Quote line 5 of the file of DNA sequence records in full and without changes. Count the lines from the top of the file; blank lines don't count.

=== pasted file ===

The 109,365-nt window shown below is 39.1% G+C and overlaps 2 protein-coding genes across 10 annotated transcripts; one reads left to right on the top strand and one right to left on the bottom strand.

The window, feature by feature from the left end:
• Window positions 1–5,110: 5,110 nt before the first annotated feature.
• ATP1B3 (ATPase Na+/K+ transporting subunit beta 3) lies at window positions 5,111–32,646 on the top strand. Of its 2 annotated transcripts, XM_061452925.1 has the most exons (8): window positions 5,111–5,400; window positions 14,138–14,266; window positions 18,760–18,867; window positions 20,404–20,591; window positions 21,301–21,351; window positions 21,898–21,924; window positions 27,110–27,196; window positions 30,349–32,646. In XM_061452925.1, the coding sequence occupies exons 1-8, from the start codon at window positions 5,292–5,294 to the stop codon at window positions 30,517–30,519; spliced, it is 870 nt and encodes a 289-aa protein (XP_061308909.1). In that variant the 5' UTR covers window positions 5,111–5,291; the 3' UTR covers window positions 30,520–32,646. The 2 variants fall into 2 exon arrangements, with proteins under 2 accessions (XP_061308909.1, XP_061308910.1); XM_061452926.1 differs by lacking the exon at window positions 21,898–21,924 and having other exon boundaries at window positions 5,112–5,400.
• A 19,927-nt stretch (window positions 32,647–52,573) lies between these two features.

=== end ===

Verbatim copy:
• A 19,927-nt stretch (window positions 32,647–52,573) lies between these two features.